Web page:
The original arcade game was advertised in the United States as a sequel to Commando, going as far to refer to the game's main character as Super Joe (the protagonist of Commando) in the promotional brochure,[4] who was originally an unnamed member of a "special commando unit" in the Japanese and World versions.[5][6] In 1988, Capcom produced a home version for the Nintendo Entertainment System, also titled Bionic Commando, that was drastically different from the original arcade game.

A version much truer to the coin-op original was released for the Amiga (OCS) in 1988.[7]

An adaptation of Bionic Commando for the Game Boy was released in 1992. There was also an MSdos/386 version of the game available circa 1991.

Legacy[edit]

A sequel, Bionic Commando: Elite Forces, was released in 1999 for the Game Boy Color. Though it borrows some elements from its predecessors, Elite Forces has a different plot from the rest of the series. Also, the characters (an unnamed male or female commando) have a few more moves, such as the ability to climb down from platforms, and can also utilize a sniper rifle in some segments to eliminate distant enemies.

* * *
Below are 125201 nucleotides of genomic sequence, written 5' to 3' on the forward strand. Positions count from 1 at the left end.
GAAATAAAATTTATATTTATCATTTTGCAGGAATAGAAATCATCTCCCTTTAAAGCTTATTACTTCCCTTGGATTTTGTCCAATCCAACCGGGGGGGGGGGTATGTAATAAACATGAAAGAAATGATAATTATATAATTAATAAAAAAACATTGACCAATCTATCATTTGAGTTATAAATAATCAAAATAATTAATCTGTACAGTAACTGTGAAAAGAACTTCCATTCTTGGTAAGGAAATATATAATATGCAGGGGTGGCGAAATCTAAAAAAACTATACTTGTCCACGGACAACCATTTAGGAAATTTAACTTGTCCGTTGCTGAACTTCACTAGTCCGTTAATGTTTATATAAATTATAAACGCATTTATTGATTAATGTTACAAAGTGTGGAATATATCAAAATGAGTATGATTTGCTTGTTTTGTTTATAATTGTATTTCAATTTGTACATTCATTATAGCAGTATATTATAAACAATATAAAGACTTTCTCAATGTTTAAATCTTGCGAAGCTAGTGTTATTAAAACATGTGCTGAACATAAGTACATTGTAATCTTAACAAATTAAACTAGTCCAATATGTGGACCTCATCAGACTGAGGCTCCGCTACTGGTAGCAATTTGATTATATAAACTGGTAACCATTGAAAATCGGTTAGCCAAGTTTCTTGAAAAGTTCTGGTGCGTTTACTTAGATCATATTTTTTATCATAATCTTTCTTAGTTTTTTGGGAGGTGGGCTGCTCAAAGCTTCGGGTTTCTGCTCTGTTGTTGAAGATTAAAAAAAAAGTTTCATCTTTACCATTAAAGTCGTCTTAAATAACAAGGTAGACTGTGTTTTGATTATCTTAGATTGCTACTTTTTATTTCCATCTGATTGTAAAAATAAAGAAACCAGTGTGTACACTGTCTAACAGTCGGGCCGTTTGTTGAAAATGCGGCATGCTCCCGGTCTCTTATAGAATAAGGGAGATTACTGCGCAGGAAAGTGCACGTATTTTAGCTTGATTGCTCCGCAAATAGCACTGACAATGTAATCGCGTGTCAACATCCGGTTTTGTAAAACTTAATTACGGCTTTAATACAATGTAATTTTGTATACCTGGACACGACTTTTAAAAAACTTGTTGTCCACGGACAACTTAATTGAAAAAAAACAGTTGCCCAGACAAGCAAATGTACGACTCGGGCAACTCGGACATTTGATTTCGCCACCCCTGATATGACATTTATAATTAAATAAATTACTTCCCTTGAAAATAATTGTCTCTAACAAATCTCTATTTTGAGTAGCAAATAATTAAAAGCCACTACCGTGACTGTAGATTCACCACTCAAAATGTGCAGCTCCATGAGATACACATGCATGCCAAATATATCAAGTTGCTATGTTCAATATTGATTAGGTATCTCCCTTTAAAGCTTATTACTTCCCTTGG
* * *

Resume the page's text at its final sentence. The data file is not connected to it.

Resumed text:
An enhanced remake of the 1988 NES version was developed by Grin and published by Capcom for Microsoft Windows, PlayStation Network, and Xbox Live Arcade and was released on August 13, 2008, under the name, Bionic Commando Rearmed (バイオニック コマンドー マスターD復活計画, Bionic Commando: Master D Resurrection Project in Japan). The remake serves as a prelude to the 2009 video game Bionic Commando. A sequel, Bionic Commando Rearmed 2, was released in February 2011.

In November 2015, Capcom released the 5 Disc Senjo no Okami & Top Secret Original Sound Collection (戦場の狼&トップシークレットオリジナルサウンドコレクション)[8] It included the soundtrack from all in-house developed games from those two series. Manami Matsumae wrote the liner notes.[9]

References[edit]

  1. ^ a b "Junko Tamiya Interview: Creating Capcom's Incredible NES Scores". Video Game Music Online. 2014-05-19. Retrieved 2016-02-13.
  2. ^ The Man Who Made Ghosts’n Goblins: Tokuro Fujiwara Interview Archived 2012-09-28 at WebCite, Continue, Vol. 12, 2003
  3. ^ Playing With Power Archived 2006-06-17 at the Wayback Machine., 1UP
  4. ^ "The Arcade Flyer Archive - Video Game: Bionic Commando, Capcom".
  5. ^ "The Arcade Flyer Archive - Video Game: Bionic Commando, Capcom".
  6. ^ "The Arcade Flyer Archive - Video Game: Top Secret, Capcom".
  7. ^ "Bionic Commando, The Database of Amiga Games".
  8. ^ "e-Capcom page of Commando and Bionic Commando Original Sound Collection, Capcom".
  9. ^ "Manami Matsumae details her involvement with the Sound Collection, Manami Matsumae via Twitter".